Study Shows U.S. Falling Further Behind in Internet Speed, Offers Rec's for Advancing Universal Broadband

A nationwide study of Internet connection speeds in the United States reveals little progress over the previous year in the country's median data download speed. At the present rate — a gain of only four-tenths of one megabit per second each year —it will take the U.S. more than one hundred years to catch up with current Internet speeds in Japan.

The national report is based on aggregated data from nearly 230,000 Internet users who took the online Speed Test at Speed, a project of the Communications Workers of America (CWA). The Speed Test, which measures the last-mile speed of a user's Internet connection, shows that the median real-time download speed in the U.S. is a mere 2.3 megabits per second (mbps).

"This isn't about how fast someone can download a full-length movie. Speed matters to our economy and our ability to remain competitive in a global marketplace," said Larry Cohen, president, Communications Workers of America. "Rural development, telemedicine and distance learning all rely on truly high-speed, universal networks."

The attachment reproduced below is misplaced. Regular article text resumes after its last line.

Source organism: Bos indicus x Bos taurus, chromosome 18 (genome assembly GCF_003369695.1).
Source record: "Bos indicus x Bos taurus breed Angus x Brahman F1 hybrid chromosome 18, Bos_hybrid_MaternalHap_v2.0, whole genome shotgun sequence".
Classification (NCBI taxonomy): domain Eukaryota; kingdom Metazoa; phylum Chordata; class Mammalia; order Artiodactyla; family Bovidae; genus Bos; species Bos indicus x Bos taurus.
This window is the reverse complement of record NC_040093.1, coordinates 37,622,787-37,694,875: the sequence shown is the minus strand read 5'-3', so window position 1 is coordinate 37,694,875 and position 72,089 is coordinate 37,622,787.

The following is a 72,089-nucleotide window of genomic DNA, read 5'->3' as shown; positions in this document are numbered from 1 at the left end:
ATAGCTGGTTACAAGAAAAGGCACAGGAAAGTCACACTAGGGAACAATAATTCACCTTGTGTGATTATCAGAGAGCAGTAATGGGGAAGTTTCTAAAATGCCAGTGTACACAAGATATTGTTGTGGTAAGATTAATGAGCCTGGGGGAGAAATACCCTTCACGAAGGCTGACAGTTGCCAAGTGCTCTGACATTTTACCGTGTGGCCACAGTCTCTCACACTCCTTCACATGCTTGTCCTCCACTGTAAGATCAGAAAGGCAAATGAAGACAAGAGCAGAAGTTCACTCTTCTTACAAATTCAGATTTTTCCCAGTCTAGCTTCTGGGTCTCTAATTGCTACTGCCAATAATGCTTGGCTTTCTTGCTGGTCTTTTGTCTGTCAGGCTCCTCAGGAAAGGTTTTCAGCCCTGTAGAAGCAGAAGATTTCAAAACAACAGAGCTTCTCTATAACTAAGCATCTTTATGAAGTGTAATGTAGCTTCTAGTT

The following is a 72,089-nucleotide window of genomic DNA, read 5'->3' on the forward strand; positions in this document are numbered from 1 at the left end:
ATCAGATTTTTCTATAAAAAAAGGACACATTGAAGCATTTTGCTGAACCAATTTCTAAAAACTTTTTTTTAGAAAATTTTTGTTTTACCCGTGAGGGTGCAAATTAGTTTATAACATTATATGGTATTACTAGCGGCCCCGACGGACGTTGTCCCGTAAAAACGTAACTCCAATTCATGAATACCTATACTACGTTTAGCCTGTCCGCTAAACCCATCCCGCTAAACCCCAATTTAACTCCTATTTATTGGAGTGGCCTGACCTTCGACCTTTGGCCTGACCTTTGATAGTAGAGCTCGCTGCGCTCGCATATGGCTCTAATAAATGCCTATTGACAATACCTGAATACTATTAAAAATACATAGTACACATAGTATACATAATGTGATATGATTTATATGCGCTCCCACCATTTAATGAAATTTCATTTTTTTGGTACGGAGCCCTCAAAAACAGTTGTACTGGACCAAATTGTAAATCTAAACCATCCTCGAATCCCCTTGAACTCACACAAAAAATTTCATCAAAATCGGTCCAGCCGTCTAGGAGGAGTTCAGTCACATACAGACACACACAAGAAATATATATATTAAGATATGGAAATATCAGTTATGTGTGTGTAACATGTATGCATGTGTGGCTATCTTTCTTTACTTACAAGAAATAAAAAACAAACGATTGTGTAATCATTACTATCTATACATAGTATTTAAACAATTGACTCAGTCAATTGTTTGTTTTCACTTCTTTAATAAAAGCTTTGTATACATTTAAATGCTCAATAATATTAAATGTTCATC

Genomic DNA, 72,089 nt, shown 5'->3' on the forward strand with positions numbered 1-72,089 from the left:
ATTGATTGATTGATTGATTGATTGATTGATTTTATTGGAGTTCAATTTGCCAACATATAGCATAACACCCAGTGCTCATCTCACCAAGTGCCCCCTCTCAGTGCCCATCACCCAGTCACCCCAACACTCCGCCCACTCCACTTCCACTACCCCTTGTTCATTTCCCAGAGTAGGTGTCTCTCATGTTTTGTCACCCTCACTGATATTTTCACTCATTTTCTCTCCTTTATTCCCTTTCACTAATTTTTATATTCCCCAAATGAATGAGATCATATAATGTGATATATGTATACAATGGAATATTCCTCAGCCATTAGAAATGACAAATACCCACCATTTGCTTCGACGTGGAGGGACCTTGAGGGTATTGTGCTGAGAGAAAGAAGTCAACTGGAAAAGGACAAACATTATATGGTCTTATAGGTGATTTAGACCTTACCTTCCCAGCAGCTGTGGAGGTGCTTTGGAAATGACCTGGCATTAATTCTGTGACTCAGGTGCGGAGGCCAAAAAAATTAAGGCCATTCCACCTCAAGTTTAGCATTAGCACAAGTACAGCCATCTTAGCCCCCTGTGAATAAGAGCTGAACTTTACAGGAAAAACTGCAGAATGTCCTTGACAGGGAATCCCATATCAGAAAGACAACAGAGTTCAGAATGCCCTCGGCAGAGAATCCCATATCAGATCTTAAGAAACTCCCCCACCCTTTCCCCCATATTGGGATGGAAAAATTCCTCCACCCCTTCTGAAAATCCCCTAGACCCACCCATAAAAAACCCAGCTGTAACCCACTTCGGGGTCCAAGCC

Speed Matters was launched in September 2006 to help bridge the digital divide and keep America competitive by encouraging Congress—and our next president—to develop and pass a telecommunications policy fit for the 21st century.

"We are the only industrialized nation without a national policy to promote universal, high-speed Internet access—and it shows," added Cohen. "Most of our Speed Test users logged on with broadband connections such as DSL, cable modem or fiber. People with dial-up connections didn't take the test because it took them too long, so even these dismal statistics paint a rosier-than-reality picture of connection speeds across the country."

A full list of state rankings is available at 

CWA is advocating for three specific actions to address the situation in the United States:

  1. Passage of Senate bill 1492, the Broadband Data Improvement Act, to move the U.S. toward a national broadband policy. Earlier this year, the House of Representatives passed a similar measure, the Broadband Census of America Act, to support the collection of data about broadband deployment;
  2. An increase in public-private partnerships, like those in Ohio and Kentucky, that bring together state and local governments, telecommunications companies, schools and libraries to create state broadband maps and technology plans to stimulate demand for and adoption of high-speed broadband access;
  3. Reform of the Universal Service Fund, which worked to put a phone in every home in rural and lower-income communities, to support build-out of broadband infrastructure to underserved communities.

Learn more at Speed